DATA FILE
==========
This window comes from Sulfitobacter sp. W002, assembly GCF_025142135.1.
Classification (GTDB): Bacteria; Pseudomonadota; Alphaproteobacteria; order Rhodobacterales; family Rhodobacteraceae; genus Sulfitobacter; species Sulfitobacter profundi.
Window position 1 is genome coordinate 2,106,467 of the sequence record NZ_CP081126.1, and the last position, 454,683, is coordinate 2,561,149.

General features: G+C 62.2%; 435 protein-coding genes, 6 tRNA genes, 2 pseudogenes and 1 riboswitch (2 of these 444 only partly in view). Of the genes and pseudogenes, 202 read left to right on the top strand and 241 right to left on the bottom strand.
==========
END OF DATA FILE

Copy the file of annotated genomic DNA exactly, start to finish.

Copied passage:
This window comes from Sulfitobacter sp. W002, assembly GCF_025142135.1.
Classification (GTDB): Bacteria; Pseudomonadota; Alphaproteobacteria; order Rhodobacterales; family Rhodobacteraceae; genus Sulfitobacter; species Sulfitobacter profundi.
Window position 1 is genome coordinate 2,106,467 of the sequence record NZ_CP081126.1, and the last position, 454,683, is coordinate 2,561,149.

General features: G+C 62.2%; 435 protein-coding genes, 6 tRNA genes, 2 pseudogenes and 1 riboswitch (2 of these 444 only partly in view). Of the genes and pseudogenes, 202 read left to right on the top strand and 241 right to left on the bottom strand.